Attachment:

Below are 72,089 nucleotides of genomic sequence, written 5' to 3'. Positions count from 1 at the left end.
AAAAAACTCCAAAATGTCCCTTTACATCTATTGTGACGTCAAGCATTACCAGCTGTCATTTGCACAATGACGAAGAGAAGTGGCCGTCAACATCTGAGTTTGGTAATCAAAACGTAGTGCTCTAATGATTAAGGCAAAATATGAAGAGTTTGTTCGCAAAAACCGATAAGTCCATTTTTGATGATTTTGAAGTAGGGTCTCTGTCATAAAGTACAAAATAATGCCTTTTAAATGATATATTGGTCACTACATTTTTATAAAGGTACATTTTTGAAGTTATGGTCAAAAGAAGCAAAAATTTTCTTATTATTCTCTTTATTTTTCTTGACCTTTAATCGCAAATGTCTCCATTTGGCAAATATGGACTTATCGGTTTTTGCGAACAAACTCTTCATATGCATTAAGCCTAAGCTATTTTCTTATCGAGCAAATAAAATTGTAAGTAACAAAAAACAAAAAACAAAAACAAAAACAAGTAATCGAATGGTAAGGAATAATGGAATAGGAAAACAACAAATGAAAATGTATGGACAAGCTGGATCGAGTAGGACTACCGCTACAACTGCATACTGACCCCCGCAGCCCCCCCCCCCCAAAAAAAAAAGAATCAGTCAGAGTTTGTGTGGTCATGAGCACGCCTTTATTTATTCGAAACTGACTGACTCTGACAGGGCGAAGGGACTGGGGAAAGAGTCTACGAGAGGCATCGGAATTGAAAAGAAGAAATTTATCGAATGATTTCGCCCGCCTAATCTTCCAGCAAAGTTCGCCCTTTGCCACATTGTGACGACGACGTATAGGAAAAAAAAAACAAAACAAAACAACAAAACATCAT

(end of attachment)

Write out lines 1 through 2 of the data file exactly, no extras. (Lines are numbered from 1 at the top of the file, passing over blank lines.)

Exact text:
Below are 72,089 nucleotides of genomic sequence, written 5' to 3'. Positions count from 1 at the left end.
AAAAAACTCCAAAATGTCCCTTTACATCTATTGTGACGTCAAGCATTACCAGCTGTCATTTGCACAATGACGAAGAGAAGTGGCCGTCAACATCTGAGTTTGGTAATCAAAACGTAGTGCTCTAATGATTAAGGCAAAATATGAAGAGTTTGTTCGCAAAAACCGATAAGTCCATTTTTGATGATTTTGAAGTAGGGTCTCTGTCATAAAGTACAAAATAATGCCTTTTAAATGATATATTGGTCACTACATTTTTATAAAGGTACATTTTTGAAGTTATGGTCAAAAGAAGCAAAAATTTTCTTATTATTCTCTTTATTTTTCTTGACCTTTAATCGCAAATGTCTCCATTTGGCAAATATGGACTTATCGGTTTTTGCGAACAAACTCTTCATATGCATTAAGCCTAAGCTATTTTCTTATCGAGCAAATAAAATTGTAAGTAACAAAAAACAAAAAACAAAAACAAAAACAAGTAATCGAATGGTAAGGAATAATGGAATAGGAAAACAACAAATGAAAATGTATGGACAAGCTGGATCGAGTAGGACTACCGCTACAACTGCATACTGACCCCCGCAGCCCCCCCCCCCCAAAAAAAAAAGAATCAGTCAGAGTTTGTGTGGTCATGAGCACGCCTTTATTTATTCGAAACTGACTGACTCTGACAGGGCGAAGGGACTGGGGAAAGAGTCTACGAGAGGCATCGGAATTGAAAAGAAGAAATTTATCGAATGATTTCGCCCGCCTAATCTTCCAGCAAAGTTCGCCCTTTGCCACATTGTGACGACGACGTATAGGAAAAAAAAAACAAAACAAAACAACAAAACATCAT